I like this for the most part, but if it's about risk mitigation then you get into this hairy situation where people over a certain age should be masking and social distancing regardless of vaccination status. I'm just not sure we want to venture into this world where the cruise lines (or anyone else for that matter) are responsible for safeguarding your health beyond some level of reasonability.

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46 minutes ago, smokeybandit said:

If they can approve your test cruise plan in 5 days, why would you not take the test cruise?

Quick read of the CSO, starting page 24, gives me the impression the simulated voyage could be a pain. Plus it reads the possibility of a series of simulated voyages.

Way I read the standards...

  1. Inform volunteers the simulated voyage can be risky activity
  2. Volunteers need to be 18+ and have written certification of having no pre-existing conditions that would classify them high risk.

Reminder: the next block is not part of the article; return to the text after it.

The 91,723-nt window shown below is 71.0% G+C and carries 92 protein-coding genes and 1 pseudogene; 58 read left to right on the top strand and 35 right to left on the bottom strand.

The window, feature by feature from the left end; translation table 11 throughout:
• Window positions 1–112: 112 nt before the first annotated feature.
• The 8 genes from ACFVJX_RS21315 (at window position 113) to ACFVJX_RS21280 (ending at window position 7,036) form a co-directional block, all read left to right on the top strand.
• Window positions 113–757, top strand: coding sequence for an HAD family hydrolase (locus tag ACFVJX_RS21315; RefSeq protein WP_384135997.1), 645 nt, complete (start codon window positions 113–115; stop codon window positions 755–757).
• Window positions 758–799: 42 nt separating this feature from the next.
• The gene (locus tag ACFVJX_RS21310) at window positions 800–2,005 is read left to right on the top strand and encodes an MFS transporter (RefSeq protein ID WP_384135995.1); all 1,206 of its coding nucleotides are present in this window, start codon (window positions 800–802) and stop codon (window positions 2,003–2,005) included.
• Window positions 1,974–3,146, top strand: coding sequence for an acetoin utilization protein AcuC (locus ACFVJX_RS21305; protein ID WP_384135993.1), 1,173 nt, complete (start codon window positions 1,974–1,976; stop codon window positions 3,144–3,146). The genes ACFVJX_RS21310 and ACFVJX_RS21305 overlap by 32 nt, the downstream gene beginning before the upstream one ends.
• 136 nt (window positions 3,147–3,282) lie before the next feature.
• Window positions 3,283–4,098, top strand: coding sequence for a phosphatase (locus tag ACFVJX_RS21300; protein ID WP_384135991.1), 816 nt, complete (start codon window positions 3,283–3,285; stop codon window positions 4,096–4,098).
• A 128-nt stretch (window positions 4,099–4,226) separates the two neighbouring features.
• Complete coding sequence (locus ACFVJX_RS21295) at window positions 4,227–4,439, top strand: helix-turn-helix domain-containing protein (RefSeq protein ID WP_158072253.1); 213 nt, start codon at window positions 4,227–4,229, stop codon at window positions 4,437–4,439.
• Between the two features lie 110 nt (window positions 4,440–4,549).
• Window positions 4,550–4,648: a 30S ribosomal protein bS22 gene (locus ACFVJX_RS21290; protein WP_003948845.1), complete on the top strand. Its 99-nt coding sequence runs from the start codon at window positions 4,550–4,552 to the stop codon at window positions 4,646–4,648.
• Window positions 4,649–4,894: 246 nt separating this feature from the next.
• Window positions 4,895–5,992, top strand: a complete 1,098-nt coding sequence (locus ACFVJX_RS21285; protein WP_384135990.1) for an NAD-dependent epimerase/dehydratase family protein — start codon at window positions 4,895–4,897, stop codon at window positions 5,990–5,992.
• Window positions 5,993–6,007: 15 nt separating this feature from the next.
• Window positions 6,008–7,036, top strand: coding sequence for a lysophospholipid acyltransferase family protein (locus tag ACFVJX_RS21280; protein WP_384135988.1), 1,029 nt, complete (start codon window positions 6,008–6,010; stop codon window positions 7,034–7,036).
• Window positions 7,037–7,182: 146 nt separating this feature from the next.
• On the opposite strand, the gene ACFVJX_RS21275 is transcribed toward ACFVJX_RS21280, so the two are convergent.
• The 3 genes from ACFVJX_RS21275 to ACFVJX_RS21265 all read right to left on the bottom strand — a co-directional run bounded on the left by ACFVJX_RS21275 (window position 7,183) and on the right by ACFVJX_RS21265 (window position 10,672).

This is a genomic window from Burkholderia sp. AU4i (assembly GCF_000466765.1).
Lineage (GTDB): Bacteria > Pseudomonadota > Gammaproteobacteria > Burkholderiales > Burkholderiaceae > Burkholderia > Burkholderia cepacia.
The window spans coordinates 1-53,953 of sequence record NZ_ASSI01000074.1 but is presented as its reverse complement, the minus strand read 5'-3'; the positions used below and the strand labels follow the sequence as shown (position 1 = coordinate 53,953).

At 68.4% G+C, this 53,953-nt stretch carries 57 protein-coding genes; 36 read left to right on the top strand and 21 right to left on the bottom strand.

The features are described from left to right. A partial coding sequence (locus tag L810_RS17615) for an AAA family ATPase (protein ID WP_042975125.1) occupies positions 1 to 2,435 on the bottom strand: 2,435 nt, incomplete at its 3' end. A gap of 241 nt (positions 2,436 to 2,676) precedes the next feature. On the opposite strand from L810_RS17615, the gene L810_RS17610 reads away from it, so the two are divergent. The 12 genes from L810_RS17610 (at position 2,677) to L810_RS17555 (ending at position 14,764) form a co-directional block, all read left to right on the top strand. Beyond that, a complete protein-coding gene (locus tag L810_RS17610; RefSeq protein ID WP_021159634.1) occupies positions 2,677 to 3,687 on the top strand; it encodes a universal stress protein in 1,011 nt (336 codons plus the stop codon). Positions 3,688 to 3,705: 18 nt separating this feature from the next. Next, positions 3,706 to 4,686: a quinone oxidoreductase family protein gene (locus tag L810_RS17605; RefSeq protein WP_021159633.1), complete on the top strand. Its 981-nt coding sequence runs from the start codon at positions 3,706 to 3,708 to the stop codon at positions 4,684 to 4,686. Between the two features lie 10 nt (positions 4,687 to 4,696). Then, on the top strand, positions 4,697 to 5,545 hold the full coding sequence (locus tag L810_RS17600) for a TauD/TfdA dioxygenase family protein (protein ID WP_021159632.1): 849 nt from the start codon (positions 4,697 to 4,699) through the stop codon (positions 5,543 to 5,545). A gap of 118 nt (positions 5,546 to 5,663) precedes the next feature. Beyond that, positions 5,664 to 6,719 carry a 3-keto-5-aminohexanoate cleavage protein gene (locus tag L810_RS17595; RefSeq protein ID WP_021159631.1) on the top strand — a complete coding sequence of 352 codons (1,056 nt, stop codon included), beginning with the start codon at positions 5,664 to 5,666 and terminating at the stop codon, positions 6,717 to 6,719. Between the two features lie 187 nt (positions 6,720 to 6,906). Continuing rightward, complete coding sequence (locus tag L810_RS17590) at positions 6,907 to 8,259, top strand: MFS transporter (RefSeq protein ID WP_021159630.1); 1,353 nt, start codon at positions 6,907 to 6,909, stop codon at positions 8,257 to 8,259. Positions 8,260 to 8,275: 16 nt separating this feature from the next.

3. Volunteers can't be rewarded or sailing be a condition of employment.
  4. Need of crew members beyond the safe minimum manning level.
  5. Voyage has to be designed to test the efficacy of risk mitigation.
  6. Monitored observation period and laboratory testing of volunteers.
  7. Standard activities must be done. (embarkation/disembarkation plus check-in, on board activities, shore excursions must be private, evacuation procedures, transfer of symptomatic individuals to isolation, and quarantine of all remaining passengers and non-essential crew, and other activities per CDC guidance.)
  8. Meet standards for hand hygiene, face coverings, and social distancing. Plus any other CDC surprise requirements.
  9. Modify meal service and entertainment to meet social distancing.
  10. Lab testing day of embarkation and disembarkation. Disembarkation results must be provided before departing for final destination.
  11. Testing of anyone that comes down with illness.
  12. Voyage can be ended immediately in the event illness is detected.
  13. Document any deficiencies and create a report with volunteer test results.
  14. After CDC review the CDC may request modification and additional simulated voyages.